NewsHow caffeine can drain your wallet: The hidden cost of pre-shopping coffee

How caffeine can drain your wallet: The hidden cost of pre‑shopping coffee

Caffeine influences how much we spend on shopping.
Caffeine influences how much we spend on shopping.
Images source: © Getty Images | damircudic
Paweł Gospodarczyk

10 July 2024 11:22

If you want to avoid impulsive reactions to "sale" signs and limit your spending during a shopping centre visit, skip the coffee. University of South Florida scientists have demonstrated that caffeine influences shopping behaviour.

An experiment conducted by the research team in three different retail stores revealed that customers who drank a free cup of caffeinated coffee before entering the store spent, on average, 50% more money and bought 30% more items than those who drank decaffeinated coffee or water. The results of these studies were published in the "Journal of Marketing."

This is how caffeine affects buying decisions

"Caffeine, as a powerful stimulant, releases dopamine in the brain, which excites the mind and the body. This leads to a higher energetic state, which in turn enhances impulsivity and decreases self-control," said Dipayan Biswas from the University of South Florida, a member of the research team.

As part of the experiment, coffee machines were placed at the entrances of a mall, a home goods store in France, and a department store in Spain. Each of over 300 customers, upon entering the store, received a free cup of coffee. Half of them chose coffee containing about 100 milligrams of caffeine, while the rest opted for decaffeinated coffee or water. Customers presented their receipts to the researchers after completing their shopping. It was found that those who consumed caffeinated coffee spent more money and bought more items than those who drank non-caffeinated beverages.

Massager instead of notebook: shopping under the influence of impulse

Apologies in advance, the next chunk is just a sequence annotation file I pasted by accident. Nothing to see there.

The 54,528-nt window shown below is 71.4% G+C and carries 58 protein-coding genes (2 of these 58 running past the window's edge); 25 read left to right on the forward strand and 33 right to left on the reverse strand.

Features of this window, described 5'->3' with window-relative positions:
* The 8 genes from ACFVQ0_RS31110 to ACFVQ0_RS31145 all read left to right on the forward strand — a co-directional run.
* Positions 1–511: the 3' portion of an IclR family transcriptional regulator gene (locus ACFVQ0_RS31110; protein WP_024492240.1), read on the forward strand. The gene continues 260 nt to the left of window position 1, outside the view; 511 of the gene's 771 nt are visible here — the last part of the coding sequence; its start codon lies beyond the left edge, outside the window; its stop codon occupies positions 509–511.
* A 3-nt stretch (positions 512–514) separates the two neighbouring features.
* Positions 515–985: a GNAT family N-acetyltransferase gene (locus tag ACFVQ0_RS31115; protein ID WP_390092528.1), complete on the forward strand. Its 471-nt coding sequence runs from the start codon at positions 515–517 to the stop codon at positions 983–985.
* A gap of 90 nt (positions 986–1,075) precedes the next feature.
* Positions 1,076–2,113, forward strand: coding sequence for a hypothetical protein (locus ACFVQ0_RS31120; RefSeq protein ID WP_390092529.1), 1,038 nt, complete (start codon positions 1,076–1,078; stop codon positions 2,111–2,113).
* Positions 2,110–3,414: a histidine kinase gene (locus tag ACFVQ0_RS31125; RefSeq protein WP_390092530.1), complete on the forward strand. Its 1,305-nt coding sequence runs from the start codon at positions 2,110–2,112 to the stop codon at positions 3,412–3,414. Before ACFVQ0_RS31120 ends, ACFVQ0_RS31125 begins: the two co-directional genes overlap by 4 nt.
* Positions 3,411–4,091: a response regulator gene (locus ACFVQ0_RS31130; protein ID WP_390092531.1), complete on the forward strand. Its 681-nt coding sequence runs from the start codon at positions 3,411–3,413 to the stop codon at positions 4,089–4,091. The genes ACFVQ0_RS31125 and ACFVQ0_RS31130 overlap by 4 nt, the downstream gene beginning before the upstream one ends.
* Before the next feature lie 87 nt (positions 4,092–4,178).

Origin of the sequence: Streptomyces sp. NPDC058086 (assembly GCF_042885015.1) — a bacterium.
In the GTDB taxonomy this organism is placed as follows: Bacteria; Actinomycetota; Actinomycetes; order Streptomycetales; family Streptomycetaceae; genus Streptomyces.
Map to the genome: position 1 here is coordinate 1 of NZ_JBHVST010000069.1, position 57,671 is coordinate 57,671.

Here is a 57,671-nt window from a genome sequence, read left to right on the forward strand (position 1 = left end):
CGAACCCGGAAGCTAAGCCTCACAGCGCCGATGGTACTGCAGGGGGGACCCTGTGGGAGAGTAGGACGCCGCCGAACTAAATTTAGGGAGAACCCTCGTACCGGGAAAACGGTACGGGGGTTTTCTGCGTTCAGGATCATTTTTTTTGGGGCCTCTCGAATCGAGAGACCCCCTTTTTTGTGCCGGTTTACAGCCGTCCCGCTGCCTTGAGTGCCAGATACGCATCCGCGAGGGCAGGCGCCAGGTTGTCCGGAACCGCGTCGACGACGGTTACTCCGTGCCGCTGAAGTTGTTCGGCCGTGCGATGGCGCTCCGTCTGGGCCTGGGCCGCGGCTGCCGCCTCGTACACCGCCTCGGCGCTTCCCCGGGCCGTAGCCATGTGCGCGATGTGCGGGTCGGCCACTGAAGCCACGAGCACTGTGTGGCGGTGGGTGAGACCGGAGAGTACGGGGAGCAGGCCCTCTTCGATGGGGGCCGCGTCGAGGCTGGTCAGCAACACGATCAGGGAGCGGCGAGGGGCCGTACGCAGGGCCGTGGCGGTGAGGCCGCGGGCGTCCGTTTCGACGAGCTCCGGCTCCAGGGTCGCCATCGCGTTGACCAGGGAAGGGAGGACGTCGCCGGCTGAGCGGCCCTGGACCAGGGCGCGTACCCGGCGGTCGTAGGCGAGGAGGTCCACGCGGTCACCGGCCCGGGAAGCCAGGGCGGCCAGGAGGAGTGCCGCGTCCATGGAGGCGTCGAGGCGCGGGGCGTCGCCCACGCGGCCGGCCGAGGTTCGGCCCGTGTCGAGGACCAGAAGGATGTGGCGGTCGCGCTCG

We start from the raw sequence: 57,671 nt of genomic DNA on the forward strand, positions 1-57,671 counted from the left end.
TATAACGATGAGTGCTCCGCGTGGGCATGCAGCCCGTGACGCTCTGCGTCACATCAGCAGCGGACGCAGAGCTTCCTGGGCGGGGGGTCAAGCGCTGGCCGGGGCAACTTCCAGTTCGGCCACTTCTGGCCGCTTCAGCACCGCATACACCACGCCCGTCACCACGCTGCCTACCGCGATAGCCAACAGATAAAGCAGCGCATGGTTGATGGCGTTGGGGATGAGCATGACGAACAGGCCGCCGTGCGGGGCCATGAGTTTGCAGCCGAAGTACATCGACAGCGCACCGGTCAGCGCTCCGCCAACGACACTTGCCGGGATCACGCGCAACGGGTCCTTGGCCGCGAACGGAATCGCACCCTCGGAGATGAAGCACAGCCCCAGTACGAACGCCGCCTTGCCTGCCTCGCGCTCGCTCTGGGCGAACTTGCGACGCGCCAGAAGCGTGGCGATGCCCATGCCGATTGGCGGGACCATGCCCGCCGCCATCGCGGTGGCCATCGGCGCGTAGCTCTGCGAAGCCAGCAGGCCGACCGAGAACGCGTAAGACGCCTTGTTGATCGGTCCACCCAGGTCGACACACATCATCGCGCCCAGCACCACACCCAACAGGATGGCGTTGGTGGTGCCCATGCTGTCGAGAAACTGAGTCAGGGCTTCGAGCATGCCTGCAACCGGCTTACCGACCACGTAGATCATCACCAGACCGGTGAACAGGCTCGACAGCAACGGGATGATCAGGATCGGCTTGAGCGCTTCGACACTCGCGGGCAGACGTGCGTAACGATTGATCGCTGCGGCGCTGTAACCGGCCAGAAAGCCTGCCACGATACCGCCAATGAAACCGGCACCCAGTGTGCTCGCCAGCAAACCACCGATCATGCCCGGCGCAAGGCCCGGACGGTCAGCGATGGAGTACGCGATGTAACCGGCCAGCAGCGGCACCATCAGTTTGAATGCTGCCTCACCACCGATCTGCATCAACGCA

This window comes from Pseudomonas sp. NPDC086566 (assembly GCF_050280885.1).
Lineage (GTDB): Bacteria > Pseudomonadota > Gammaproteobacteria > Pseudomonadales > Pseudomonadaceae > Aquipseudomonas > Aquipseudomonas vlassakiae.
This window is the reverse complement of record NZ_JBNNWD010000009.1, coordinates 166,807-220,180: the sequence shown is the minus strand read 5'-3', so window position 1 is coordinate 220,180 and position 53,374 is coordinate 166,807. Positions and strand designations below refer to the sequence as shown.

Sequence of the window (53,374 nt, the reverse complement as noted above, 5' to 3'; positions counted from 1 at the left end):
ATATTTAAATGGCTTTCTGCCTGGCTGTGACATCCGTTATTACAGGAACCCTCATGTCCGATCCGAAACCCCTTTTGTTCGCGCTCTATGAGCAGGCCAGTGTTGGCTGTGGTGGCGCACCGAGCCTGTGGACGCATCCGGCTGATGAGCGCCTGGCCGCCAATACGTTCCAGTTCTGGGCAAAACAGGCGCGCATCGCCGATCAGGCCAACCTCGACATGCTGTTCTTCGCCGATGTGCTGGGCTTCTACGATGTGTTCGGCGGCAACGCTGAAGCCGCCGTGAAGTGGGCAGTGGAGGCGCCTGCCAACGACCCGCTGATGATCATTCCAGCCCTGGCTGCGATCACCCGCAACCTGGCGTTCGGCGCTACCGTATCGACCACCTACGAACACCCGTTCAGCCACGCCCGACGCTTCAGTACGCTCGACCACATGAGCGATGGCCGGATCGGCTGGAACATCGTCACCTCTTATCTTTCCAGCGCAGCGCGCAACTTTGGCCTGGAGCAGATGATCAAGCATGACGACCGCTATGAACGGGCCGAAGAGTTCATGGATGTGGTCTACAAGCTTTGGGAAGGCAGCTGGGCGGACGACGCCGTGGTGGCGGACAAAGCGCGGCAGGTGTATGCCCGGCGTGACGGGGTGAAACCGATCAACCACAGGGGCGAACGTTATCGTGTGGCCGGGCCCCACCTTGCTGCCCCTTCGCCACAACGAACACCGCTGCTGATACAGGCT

Researchers also observed that caffeine affects the types of products purchased. Those who drank caffeinated coffee more often chose unnecessary items, such as scented candles.

A similar experiment was conducted under laboratory conditions, focusing on online shopping. 200 business school students were divided into groups: one drinking decaffeinated coffee and the other caffeinated coffee. They were asked to choose items from a list containing 66 options. Those consuming caffeine more often chose impulse-buy items, like a massager, while the others preferred practical items, such as a notebook.

"While moderate amounts of caffeine intake can have positive health benefits, there can be unintended consequences of being caffeinated while shopping. That is, consumers trying to control impulsive spending should avoid consuming caffeinated beverages before shopping," emphasised Dipayan Biswas.

Coffee before shopping? store owners have something to think about

According to researchers, understanding how caffeine affects our spending is essential. Coffee is one of the most potent stimulants that remains legal and widely available.

American scientists also suggest that store owners wanting to maximise profits might consider the influence of caffeine on customers' moods in their marketing strategies.

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